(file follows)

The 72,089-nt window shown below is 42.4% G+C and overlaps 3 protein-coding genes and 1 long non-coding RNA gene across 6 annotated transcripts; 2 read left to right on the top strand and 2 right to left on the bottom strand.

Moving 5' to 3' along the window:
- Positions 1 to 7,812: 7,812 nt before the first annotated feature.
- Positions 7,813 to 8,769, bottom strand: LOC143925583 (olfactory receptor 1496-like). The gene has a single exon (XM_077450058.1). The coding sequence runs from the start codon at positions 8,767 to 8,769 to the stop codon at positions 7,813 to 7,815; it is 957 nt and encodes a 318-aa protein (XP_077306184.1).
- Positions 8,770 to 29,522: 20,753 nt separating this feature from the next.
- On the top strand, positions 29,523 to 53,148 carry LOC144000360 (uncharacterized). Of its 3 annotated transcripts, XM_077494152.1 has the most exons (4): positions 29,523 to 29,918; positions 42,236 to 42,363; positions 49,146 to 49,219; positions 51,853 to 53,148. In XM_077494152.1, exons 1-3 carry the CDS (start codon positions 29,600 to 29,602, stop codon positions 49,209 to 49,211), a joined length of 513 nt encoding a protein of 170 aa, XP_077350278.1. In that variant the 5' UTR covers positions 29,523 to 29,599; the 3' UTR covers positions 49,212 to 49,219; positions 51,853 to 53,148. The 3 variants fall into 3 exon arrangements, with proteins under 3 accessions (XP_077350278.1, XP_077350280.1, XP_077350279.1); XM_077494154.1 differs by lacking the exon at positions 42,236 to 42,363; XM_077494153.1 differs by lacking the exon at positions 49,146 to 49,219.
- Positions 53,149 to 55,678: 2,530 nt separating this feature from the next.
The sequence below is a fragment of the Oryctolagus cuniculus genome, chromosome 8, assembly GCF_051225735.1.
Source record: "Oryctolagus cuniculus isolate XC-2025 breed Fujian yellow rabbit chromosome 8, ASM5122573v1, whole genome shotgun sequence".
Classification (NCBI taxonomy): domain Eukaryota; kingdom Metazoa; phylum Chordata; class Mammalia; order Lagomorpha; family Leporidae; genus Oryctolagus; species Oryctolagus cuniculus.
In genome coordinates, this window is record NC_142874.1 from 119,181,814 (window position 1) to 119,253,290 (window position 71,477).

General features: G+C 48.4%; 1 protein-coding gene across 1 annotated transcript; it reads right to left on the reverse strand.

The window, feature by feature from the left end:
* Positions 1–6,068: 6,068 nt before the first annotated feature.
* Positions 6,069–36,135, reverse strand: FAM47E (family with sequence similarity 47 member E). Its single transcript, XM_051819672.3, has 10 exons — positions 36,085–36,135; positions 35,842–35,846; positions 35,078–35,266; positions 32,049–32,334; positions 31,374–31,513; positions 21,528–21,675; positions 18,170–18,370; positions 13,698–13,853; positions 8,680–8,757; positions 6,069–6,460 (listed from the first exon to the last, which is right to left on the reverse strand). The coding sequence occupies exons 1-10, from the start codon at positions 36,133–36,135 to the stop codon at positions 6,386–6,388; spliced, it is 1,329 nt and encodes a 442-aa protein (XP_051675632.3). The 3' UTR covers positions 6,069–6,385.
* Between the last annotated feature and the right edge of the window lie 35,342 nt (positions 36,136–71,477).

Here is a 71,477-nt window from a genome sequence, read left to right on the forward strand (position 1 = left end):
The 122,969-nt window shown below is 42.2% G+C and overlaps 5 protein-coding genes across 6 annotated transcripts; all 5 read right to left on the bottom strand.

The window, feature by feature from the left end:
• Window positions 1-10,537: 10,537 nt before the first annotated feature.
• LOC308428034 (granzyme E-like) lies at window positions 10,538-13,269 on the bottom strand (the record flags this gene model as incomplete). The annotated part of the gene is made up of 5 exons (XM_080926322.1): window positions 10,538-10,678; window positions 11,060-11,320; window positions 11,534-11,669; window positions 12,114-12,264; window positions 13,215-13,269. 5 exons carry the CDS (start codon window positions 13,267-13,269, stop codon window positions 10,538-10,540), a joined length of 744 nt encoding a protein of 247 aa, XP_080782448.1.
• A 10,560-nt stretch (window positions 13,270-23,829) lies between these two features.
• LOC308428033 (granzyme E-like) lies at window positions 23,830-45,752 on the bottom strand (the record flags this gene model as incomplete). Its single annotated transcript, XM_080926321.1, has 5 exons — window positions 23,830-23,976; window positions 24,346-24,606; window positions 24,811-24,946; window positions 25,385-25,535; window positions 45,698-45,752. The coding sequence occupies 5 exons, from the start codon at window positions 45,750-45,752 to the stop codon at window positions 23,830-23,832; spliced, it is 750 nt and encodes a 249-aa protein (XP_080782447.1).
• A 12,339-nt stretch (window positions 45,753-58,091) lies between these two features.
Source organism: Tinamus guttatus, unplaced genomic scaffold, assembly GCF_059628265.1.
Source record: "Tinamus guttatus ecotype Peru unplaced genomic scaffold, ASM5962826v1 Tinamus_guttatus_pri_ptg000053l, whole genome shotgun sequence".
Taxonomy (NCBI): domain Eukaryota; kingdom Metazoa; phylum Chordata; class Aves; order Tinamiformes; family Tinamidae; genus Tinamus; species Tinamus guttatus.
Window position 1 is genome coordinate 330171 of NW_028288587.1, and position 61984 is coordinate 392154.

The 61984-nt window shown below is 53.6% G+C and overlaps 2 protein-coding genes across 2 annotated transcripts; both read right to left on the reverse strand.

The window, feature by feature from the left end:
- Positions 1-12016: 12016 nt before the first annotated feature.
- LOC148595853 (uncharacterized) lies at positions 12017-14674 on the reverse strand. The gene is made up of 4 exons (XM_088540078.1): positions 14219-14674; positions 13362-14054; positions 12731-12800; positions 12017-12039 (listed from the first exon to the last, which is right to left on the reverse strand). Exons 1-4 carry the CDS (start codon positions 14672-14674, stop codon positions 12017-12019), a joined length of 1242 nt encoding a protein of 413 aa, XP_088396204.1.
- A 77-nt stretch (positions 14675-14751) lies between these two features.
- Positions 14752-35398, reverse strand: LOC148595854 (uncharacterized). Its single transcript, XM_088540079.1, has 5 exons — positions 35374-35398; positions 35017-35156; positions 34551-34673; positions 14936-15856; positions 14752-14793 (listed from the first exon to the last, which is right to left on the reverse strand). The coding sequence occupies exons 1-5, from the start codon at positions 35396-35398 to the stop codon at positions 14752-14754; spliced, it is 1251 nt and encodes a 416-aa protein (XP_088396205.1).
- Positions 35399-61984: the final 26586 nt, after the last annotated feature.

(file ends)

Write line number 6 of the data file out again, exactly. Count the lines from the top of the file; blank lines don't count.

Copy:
- On the top strand, positions 29,523 to 53,148 carry LOC144000360 (uncharacterized). Of its 3 annotated transcripts, XM_077494152.1 has the most exons (4): positions 29,523 to 29,918; positions 42,236 to 42,363; positions 49,146 to 49,219; positions 51,853 to 53,148. In XM_077494152.1, exons 1-3 carry the CDS (start codon positions 29,600 to 29,602, stop codon positions 49,209 to 49,211), a joined length of 513 nt encoding a protein of 170 aa, XP_077350278.1. In that variant the 5' UTR covers positions 29,523 to 29,599; the 3' UTR covers positions 49,212 to 49,219; positions 51,853 to 53,148. The 3 variants fall into 3 exon arrangements, with proteins under 3 accessions (XP_077350278.1, XP_077350280.1, XP_077350279.1); XM_077494154.1 differs by lacking the exon at positions 42,236 to 42,363; XM_077494153.1 differs by lacking the exon at positions 49,146 to 49,219.